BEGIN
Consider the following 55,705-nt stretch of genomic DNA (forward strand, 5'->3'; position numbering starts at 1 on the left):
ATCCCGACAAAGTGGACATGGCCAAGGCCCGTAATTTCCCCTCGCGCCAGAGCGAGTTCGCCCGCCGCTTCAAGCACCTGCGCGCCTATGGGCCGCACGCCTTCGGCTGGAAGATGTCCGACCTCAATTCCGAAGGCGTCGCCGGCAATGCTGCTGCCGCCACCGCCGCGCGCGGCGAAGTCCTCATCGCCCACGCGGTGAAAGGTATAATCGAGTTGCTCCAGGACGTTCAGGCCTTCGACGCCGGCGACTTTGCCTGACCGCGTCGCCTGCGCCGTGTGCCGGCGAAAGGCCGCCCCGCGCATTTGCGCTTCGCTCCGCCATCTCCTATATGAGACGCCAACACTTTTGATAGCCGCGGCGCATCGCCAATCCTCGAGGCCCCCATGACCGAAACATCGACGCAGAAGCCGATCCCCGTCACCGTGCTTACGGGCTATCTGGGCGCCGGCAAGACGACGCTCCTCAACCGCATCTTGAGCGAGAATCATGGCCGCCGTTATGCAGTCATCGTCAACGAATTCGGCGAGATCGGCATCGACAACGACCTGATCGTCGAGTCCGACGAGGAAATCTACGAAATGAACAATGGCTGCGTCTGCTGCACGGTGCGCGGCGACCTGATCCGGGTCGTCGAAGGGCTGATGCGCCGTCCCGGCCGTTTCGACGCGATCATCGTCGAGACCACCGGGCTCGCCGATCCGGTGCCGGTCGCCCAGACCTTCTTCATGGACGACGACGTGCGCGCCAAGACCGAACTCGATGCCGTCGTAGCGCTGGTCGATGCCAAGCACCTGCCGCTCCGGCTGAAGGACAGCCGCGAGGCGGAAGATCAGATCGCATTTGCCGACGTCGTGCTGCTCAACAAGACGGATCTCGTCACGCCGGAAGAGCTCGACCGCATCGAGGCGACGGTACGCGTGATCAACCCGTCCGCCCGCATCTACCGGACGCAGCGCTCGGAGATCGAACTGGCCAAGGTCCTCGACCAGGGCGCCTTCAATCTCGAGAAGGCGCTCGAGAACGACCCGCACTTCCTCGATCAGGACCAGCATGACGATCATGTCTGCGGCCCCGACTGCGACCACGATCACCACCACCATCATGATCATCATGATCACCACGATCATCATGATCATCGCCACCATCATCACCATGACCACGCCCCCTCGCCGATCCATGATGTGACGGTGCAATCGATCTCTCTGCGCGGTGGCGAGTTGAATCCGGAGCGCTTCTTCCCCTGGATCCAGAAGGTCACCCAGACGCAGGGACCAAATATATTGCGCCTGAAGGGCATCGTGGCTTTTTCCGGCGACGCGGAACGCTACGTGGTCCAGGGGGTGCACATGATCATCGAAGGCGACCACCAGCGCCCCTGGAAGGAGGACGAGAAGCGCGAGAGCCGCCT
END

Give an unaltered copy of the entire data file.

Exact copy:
Consider the following 55,705-nt stretch of genomic DNA (forward strand, 5'->3'; position numbering starts at 1 on the left):
ATCCCGACAAAGTGGACATGGCCAAGGCCCGTAATTTCCCCTCGCGCCAGAGCGAGTTCGCCCGCCGCTTCAAGCACCTGCGCGCCTATGGGCCGCACGCCTTCGGCTGGAAGATGTCCGACCTCAATTCCGAAGGCGTCGCCGGCAATGCTGCTGCCGCCACCGCCGCGCGCGGCGAAGTCCTCATCGCCCACGCGGTGAAAGGTATAATCGAGTTGCTCCAGGACGTTCAGGCCTTCGACGCCGGCGACTTTGCCTGACCGCGTCGCCTGCGCCGTGTGCCGGCGAAAGGCCGCCCCGCGCATTTGCGCTTCGCTCCGCCATCTCCTATATGAGACGCCAACACTTTTGATAGCCGCGGCGCATCGCCAATCCTCGAGGCCCCCATGACCGAAACATCGACGCAGAAGCCGATCCCCGTCACCGTGCTTACGGGCTATCTGGGCGCCGGCAAGACGACGCTCCTCAACCGCATCTTGAGCGAGAATCATGGCCGCCGTTATGCAGTCATCGTCAACGAATTCGGCGAGATCGGCATCGACAACGACCTGATCGTCGAGTCCGACGAGGAAATCTACGAAATGAACAATGGCTGCGTCTGCTGCACGGTGCGCGGCGACCTGATCCGGGTCGTCGAAGGGCTGATGCGCCGTCCCGGCCGTTTCGACGCGATCATCGTCGAGACCACCGGGCTCGCCGATCCGGTGCCGGTCGCCCAGACCTTCTTCATGGACGACGACGTGCGCGCCAAGACCGAACTCGATGCCGTCGTAGCGCTGGTCGATGCCAAGCACCTGCCGCTCCGGCTGAAGGACAGCCGCGAGGCGGAAGATCAGATCGCATTTGCCGACGTCGTGCTGCTCAACAAGACGGATCTCGTCACGCCGGAAGAGCTCGACCGCATCGAGGCGACGGTACGCGTGATCAACCCGTCCGCCCGCATCTACCGGACGCAGCGCTCGGAGATCGAACTGGCCAAGGTCCTCGACCAGGGCGCCTTCAATCTCGAGAAGGCGCTCGAGAACGACCCGCACTTCCTCGATCAGGACCAGCATGACGATCATGTCTGCGGCCCCGACTGCGACCACGATCACCACCACCATCATGATCATCATGATCACCACGATCATCATGATCATCGCCACCATCATCACCATGACCACGCCCCCTCGCCGATCCATGATGTGACGGTGCAATCGATCTCTCTGCGCGGTGGCGAGTTGAATCCGGAGCGCTTCTTCCCCTGGATCCAGAAGGTCACCCAGACGCAGGGACCAAATATATTGCGCCTGAAGGGCATCGTGGCTTTTTCCGGCGACGCGGAACGCTACGTGGTCCAGGGGGTGCACATGATCATCGAAGGCGACCACCAGCGCCCCTGGAAGGAGGACGAGAAGCGCGAGAGCCGCCT